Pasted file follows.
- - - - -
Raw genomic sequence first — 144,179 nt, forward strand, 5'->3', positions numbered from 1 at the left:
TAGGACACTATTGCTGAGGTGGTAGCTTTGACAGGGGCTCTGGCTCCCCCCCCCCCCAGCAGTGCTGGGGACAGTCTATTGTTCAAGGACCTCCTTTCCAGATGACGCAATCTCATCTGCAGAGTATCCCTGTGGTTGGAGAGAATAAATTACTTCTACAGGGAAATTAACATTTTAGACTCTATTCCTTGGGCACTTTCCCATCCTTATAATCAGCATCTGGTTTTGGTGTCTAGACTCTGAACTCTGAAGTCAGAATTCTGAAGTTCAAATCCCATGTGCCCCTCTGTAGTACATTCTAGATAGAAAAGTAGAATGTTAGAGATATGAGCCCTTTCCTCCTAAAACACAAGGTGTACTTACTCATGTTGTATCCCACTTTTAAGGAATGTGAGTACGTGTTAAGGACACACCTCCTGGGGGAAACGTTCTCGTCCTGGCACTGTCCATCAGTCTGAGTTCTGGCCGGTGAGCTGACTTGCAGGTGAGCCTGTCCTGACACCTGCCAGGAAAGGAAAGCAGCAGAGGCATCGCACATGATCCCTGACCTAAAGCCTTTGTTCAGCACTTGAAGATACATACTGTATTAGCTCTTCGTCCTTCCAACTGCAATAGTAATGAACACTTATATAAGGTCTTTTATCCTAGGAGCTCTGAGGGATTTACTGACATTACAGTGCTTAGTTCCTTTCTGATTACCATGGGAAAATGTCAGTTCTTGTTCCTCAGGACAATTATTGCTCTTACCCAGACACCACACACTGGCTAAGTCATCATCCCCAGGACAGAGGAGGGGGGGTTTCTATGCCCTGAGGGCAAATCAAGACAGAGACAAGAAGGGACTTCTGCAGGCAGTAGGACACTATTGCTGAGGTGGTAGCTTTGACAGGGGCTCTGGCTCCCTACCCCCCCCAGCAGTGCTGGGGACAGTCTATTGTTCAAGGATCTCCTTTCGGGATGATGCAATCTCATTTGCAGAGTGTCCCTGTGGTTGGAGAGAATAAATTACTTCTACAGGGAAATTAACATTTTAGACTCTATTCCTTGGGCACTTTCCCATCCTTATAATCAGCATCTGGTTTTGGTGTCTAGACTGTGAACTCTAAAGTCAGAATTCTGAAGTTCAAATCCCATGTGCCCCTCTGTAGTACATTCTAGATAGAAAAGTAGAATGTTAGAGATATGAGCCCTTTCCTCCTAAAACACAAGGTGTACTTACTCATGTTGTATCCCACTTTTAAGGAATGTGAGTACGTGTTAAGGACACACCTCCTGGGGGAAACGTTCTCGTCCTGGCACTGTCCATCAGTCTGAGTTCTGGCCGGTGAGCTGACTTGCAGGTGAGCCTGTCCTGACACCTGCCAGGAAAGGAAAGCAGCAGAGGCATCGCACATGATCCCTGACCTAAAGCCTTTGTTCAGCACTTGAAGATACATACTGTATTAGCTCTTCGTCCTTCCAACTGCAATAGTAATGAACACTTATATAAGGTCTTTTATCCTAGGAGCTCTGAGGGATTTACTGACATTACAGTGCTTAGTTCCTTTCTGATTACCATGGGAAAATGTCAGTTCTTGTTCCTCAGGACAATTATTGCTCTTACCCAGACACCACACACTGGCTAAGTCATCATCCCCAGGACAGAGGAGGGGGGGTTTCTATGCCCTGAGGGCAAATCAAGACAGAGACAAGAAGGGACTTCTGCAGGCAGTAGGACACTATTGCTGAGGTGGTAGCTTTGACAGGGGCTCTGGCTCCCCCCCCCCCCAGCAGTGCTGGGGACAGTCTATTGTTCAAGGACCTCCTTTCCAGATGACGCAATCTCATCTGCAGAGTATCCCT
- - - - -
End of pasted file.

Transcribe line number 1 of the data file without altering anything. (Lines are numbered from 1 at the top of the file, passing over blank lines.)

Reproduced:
Raw genomic sequence first — 144,179 nt, forward strand, 5'->3', positions numbered from 1 at the left: